In the Squamish language, tem tikw translates to winter. But more specifically it translates roughly to “the time when the rivers are low and our canoes run up on the gravel bars.” The detail and information embedded in our Indigenous languages is vast, profound and very practical. Learning one new word or term holds the key to a whole world that existed many lifetimes ago and still persists today in another form.
As we move into tem tikw, or the winter season in Squamish, the air is getting colder, frost covers the ground and the few brown leaves still hanging on the trees on chilly mornings indicate that the time for boosting immunity is here! But really, isn’t that always important?
Sḵwálwen’s Nekwensut Tea (neck-went-suit ~ translates to ‘warm oneself’ in the Squamish language) is an excellent immunity booster. With this simple recipe, you can make it yourself if you have the plant ingredients on hand. If not, you can order the tea right here.
Nekwensut Tea Ingredients:
Rosehips ripen in the fall and early winter. They are the fruit of the wild rose flowers and packed full of vitamin C and antioxidants — both important ingredients for supporting good health. If you are harvesting your own rosehips for tea, be sure you know your identification and also be sure to remove the seeds (which can irritate your digestive tract) before ingesting the rosehips. I usually dehydrate mine for later use in winter tea blends.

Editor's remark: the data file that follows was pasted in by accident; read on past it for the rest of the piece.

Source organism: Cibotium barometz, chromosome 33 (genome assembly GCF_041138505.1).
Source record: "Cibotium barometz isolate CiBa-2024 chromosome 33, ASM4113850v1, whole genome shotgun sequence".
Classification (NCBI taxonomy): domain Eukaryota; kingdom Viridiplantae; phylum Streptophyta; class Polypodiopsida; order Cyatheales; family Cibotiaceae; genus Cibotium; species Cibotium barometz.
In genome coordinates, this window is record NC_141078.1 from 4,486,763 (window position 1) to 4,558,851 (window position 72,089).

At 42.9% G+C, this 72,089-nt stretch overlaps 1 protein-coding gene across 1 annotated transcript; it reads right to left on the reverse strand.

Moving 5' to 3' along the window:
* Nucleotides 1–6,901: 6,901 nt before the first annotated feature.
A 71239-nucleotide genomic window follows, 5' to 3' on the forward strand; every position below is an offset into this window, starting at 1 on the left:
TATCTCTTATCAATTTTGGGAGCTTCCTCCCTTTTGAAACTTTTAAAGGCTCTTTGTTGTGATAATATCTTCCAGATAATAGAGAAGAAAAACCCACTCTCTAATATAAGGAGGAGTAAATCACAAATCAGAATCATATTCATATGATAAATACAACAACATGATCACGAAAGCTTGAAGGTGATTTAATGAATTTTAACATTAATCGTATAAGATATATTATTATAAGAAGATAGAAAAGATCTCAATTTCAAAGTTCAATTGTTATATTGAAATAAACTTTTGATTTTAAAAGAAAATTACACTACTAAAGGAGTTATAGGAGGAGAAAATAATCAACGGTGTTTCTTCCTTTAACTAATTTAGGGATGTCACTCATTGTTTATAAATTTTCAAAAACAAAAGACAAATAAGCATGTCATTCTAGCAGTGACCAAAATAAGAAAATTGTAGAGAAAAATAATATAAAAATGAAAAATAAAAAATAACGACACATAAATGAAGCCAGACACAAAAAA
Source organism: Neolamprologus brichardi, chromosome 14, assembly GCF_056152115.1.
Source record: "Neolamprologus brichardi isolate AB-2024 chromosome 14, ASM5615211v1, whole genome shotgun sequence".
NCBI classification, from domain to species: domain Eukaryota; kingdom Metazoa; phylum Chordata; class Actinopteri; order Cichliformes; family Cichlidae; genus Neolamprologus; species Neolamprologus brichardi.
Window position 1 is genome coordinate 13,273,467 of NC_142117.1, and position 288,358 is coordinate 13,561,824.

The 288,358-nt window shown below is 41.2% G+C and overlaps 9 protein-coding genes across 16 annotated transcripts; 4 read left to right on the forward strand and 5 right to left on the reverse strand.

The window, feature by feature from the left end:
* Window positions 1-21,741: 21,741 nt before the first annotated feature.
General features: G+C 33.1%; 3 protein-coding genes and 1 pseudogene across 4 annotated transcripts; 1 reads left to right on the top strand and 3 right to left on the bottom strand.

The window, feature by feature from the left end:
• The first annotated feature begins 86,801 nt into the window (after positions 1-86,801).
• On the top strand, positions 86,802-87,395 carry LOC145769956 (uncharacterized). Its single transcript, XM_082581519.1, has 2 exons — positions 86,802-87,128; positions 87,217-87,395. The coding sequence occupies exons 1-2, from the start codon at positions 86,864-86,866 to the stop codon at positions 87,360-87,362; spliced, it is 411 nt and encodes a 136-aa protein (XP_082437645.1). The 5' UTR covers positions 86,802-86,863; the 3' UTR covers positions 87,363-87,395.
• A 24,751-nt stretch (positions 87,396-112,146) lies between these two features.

Stinging nettle is an incredible plant for food and medicine. This is one of my favorite plants to harvest in spring. Finding stands of the deep green chlorophyll-rich leaves signals the symphony of botanical abundance in the spring forests of the Pacific Northwest. Nettle is great for reducing inflammation and has immunity boosting properties along with being a great aid to help heal from colds. If you are harvesting your own nettle to dry for tea or eat be sure to harvest the leaves before the plant goes to flower, as after this point there are cells in the plant that can cause irritation internally that may affect your digestive tract.
Wild mint is a wonderful tea ingredient to have on hand. This is a plant you can easily grow in a garden setting and harvest and dry for later use. The flavor of mint is a familiar and calming one which makes is a great addition to a winter tea blend. Mint can induce perspiration, reduce fever and settle digestion.
To make a tea blend with these three ingredients, add equal parts of each to a container and blend. Then measure out a teaspoon and steep in a metal tea ball or compostable tea bag for 10-15 minutes in your favorite mug. If you want to make a full tea pot, use 1-2 tablespoons of the blend and follow the same steps.
One of the most essential teachings I have learned through the course of my masters and now my doctoral work with Indigenous plants — and most importantly what has been shared with me by my family and community members — is that our ancestors took a preventative approach to their health. By taking plant foods and medicines into their bodies on a regular basis and by spending time on the land year-round, our ancestors ensured they were healthy, strong people.
I hope you enjoy creating this immunity-boosting tea! Again, Sḵwálwen offers the Nekwensut tea here if you’d like to order through us. I look forward to curling up with a hot cup of this delicious, soothing tea many times in the coming months.